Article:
Background: Past studies have linked certain values (traditional vs. individualistic) with adolescent substance-use. The aims of this study are to replicate cross-sectional research linking values and adolescent substance-use and to determine if such values predict future substance-use.
Methods: A longitudinal school-based survey of 2196 young people (age 15) followed up in early adulthood (age 18/19). Participants provided data about their beliefs and values at age 15, and their substance-use (smoking, alcohol and drug-use) at ages 15 and 18/19. In addition data were collected about their social background (gender, risk-taking, deprivation, religion, etc).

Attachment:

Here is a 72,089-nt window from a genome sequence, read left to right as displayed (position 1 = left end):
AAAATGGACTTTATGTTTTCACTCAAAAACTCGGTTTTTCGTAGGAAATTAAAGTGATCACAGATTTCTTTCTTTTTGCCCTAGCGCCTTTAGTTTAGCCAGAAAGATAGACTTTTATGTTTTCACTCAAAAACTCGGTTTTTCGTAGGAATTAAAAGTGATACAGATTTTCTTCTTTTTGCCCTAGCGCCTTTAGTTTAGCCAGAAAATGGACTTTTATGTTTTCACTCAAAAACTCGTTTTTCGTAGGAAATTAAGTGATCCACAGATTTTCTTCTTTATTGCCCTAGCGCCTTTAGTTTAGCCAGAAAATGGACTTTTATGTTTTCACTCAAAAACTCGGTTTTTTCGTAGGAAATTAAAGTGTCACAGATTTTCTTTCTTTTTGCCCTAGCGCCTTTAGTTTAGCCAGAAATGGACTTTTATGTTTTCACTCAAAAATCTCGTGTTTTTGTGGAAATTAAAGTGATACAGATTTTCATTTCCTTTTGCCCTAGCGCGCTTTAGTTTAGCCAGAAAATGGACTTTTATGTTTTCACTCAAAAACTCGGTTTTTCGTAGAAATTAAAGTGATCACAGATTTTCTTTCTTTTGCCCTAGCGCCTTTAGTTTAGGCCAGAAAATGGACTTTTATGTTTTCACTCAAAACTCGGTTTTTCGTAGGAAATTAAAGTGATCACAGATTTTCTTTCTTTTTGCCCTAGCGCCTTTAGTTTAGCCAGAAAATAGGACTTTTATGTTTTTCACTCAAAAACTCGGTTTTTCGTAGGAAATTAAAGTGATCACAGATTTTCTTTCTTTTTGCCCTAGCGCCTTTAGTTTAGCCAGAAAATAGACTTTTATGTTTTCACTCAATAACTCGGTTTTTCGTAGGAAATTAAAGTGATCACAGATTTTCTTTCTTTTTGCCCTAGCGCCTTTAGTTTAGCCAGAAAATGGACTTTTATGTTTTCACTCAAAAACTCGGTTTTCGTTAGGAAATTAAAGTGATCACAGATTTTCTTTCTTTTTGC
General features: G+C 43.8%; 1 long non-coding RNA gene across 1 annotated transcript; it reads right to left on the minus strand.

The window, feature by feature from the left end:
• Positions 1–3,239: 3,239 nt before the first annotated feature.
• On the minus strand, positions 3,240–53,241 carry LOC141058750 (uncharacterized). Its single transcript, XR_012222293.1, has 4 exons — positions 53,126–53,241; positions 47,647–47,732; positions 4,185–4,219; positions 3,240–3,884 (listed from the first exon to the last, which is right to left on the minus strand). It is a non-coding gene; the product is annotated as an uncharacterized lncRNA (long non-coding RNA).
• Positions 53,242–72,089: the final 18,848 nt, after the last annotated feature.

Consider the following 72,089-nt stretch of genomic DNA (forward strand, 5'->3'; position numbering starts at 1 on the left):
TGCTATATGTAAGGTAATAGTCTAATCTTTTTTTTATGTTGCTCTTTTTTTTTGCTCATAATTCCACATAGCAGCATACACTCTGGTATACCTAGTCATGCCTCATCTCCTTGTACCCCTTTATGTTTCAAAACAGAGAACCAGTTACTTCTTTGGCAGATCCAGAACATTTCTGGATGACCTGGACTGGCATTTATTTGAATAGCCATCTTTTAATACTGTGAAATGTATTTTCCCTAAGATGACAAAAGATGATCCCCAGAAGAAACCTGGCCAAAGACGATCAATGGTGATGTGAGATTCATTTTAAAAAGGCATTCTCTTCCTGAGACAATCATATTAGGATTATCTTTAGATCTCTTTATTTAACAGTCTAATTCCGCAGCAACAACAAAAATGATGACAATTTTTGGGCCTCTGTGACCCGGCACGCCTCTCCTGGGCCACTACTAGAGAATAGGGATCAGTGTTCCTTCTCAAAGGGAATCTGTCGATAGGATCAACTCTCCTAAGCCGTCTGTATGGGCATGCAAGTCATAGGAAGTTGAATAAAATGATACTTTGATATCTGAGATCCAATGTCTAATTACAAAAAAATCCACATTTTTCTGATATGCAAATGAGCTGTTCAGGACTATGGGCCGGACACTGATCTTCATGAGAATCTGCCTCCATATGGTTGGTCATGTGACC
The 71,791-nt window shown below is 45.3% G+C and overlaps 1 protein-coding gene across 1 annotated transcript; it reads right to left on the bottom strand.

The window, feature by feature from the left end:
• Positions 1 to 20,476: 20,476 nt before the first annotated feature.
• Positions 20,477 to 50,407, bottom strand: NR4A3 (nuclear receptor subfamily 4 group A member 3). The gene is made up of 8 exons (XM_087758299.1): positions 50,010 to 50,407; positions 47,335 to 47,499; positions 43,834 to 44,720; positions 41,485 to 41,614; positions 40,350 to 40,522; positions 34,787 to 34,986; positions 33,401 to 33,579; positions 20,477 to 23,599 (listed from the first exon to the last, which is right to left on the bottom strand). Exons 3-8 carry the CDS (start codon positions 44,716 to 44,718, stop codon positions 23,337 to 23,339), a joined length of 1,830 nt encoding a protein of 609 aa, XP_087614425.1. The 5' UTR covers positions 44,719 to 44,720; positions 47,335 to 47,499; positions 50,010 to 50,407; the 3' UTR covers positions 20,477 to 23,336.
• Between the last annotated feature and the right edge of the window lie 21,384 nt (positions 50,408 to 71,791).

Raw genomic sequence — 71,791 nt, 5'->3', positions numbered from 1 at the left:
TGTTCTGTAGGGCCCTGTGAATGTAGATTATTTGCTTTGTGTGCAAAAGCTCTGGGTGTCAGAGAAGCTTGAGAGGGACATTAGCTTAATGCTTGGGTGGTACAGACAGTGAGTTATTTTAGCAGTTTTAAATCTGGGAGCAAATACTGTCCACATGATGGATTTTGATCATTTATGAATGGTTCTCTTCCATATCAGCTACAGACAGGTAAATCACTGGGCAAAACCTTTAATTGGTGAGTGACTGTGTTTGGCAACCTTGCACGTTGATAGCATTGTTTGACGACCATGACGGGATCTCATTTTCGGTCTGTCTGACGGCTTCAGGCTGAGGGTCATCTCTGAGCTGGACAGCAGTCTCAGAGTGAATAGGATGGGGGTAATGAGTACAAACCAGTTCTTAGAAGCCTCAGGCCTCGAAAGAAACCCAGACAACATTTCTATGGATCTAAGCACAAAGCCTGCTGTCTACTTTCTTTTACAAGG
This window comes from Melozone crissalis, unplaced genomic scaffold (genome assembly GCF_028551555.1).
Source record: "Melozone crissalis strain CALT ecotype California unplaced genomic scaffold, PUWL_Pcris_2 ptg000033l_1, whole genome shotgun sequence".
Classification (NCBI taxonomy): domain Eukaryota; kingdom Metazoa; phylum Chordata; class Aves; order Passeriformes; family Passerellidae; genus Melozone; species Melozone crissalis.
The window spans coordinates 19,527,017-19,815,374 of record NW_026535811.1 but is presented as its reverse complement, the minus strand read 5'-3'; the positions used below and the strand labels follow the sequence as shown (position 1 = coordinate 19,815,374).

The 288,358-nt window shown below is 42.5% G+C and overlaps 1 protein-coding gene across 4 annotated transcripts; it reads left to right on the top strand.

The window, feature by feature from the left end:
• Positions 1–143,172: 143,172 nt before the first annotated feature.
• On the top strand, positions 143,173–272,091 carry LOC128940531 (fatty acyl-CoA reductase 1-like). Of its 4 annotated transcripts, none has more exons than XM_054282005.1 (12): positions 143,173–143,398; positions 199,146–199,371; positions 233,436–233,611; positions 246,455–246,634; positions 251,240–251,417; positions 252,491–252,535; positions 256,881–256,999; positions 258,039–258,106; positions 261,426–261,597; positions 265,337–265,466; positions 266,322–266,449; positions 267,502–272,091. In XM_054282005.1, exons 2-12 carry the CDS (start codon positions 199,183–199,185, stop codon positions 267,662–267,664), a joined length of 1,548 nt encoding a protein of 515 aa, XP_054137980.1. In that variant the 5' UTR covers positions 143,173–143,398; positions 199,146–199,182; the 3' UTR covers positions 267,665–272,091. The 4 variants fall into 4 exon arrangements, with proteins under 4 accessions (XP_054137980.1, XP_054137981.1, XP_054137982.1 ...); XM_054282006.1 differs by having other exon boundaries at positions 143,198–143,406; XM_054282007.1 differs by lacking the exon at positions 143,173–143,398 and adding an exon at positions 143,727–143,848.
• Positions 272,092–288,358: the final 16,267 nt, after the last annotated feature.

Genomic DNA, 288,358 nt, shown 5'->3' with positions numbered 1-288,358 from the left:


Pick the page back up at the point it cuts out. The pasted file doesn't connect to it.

Results: Cross-sectionally, young people with anti-authority values were more likely to use various substances, e.g. 17-67% more likely to regularly smoke (daily), drink (most days), or use drugs (weekly) for each SD above typical levels. Adjusting for social background, associations were not substantially attenuated. However in the prospective analysis, adjusting for both background and substance-use at age 15, only two (anti-authoritarian and work ethic) values were (marginally) associated with substance-use at age 18/19.
Conclusions: While we replicated results found in prior cross-sectional studies, evidence from this study does not support the argument that holding certain 'pro-social' or 'good' values substantively protects against later substance-use and challenges the likely effectiveness of values-based interventions in relation to later substance-use.